Finally, the machine learning elements of the project hold great promise for genuine collaboration and learning between humanities and computer science researchers. As the heureCLÉA team points out in their project statement, the "humanistic and hermeneutic fuzziness" of literary analysis is a problem of complexity that can motivate, rather than frustrate, cooperation among disciplines. These kinds of genuine collaboration—with learning on both sides—are among of the most salient and stimulating outcomes of digital humanities research, and I am eager to see how this partnership advances not only a particular question about time, but broader disciplinary questions about how we might incubate projects with substantive theoretical outcomes across humanistic and computer science fields.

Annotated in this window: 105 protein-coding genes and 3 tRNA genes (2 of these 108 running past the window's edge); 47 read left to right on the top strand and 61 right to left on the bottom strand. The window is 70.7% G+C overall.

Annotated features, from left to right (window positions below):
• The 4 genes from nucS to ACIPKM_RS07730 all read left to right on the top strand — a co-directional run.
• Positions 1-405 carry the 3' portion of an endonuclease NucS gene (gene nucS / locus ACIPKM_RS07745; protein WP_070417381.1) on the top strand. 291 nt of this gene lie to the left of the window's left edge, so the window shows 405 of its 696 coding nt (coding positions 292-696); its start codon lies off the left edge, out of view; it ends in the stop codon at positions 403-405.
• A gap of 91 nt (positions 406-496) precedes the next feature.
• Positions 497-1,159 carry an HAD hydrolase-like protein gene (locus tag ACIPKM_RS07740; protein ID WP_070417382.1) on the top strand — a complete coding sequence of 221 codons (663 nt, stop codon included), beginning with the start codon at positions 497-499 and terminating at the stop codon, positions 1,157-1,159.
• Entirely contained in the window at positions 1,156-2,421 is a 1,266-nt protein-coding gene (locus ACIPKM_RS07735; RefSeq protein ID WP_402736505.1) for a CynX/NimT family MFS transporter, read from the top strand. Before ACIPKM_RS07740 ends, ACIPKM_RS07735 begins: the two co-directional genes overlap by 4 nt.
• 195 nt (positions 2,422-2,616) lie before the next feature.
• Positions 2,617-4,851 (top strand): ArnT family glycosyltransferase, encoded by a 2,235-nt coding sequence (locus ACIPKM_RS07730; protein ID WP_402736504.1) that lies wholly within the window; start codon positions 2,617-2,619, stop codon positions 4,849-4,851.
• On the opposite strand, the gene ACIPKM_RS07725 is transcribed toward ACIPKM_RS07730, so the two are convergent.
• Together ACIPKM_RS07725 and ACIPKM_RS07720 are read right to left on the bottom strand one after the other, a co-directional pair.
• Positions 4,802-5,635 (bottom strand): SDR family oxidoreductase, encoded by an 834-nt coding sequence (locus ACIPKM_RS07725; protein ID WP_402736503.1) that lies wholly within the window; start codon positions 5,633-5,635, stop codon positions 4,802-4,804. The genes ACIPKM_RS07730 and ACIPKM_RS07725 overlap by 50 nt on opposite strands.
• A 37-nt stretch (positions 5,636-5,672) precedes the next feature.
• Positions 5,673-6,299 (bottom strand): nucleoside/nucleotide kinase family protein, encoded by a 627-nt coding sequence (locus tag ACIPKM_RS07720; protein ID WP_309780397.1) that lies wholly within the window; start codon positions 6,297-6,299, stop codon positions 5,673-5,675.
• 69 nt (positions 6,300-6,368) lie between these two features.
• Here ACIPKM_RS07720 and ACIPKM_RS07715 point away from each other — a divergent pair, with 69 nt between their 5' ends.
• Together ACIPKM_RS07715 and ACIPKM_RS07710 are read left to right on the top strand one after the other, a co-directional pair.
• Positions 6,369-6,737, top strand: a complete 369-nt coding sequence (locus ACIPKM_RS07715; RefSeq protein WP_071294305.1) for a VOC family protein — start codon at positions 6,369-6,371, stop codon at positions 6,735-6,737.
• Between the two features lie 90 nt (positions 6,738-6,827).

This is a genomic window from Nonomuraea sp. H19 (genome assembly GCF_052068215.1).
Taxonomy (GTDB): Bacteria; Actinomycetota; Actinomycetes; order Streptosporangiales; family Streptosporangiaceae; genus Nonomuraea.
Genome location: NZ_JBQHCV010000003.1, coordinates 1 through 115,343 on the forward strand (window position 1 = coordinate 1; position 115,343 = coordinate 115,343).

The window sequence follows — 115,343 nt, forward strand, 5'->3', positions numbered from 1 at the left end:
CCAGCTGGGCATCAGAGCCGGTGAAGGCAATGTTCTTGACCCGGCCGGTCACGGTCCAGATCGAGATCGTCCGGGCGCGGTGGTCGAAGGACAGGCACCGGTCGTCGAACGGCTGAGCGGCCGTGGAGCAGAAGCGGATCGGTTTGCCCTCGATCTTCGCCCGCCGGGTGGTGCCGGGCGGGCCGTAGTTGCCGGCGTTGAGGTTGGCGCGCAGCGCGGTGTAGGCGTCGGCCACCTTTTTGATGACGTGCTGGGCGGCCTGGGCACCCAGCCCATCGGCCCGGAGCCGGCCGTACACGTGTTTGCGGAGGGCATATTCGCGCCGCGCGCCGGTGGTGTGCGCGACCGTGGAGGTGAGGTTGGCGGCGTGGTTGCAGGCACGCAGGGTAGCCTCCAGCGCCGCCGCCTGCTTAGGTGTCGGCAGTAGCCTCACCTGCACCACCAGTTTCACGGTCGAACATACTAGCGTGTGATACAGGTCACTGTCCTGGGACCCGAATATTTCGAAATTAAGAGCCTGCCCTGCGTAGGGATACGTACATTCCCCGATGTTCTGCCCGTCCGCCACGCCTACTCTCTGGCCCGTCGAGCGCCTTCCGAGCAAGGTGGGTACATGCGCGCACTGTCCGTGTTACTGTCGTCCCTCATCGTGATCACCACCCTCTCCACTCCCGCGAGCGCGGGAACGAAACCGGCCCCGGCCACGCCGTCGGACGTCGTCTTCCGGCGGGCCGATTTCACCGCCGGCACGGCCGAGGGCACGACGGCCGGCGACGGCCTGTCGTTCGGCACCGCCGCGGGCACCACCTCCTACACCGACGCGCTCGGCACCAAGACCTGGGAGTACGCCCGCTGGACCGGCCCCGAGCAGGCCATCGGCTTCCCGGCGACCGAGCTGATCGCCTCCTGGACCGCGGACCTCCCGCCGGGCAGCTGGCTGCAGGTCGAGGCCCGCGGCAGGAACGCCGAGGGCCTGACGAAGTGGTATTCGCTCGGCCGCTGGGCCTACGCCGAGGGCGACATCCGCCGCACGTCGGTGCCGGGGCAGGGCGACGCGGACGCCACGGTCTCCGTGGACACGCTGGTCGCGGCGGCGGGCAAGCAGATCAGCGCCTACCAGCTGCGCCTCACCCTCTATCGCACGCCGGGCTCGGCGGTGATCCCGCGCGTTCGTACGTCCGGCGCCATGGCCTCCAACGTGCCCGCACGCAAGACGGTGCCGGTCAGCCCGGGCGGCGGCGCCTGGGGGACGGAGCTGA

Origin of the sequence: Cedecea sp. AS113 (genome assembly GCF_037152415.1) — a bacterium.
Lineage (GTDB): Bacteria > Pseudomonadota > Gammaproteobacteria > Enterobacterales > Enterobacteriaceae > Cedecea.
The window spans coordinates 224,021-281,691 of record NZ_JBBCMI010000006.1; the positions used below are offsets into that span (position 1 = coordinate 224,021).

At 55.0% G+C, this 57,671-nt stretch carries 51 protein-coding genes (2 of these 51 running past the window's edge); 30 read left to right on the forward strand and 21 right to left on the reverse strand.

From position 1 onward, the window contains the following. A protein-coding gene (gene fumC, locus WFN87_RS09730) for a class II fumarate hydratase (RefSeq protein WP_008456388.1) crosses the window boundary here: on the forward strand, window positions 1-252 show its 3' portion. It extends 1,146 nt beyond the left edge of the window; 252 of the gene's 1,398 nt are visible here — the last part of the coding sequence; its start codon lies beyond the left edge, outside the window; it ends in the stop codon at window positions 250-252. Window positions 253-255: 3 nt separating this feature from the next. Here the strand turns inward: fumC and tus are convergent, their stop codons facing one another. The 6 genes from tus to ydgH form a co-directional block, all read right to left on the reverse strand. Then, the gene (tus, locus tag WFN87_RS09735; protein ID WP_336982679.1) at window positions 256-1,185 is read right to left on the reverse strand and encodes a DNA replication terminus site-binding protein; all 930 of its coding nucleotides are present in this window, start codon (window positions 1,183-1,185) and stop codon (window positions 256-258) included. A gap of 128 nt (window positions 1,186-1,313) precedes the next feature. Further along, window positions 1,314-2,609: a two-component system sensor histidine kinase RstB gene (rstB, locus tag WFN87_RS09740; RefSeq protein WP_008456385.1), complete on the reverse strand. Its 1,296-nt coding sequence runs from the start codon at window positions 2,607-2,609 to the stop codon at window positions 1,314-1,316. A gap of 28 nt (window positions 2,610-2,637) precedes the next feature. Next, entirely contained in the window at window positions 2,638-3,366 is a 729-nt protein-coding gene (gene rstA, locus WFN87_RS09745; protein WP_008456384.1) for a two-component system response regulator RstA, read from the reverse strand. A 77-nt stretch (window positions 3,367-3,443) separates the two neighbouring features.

The project displays an in-depth knowledge of the theoretical frame as well as the practical challenges it addresses. On the theoretical level, the project presentation is remarkably well structured: it embeds a historical perspective in a systematical argument, both aspects being equally founded and convincing. On the practical level, the project leaders have an impressive record of earlier works realized in that specific field. Their presentation makes it clear that the shape they have given to their tool and workflow is the result of year-long testing, observing and comparing with other methods. I particularly appreciate the way the project presentation addresses challenges specific to the digital humanities (like the use of standards) not by “ticking the boxes”, but by putting them in perspective in the context of this specific project and its research requirements in terms of theory and practice.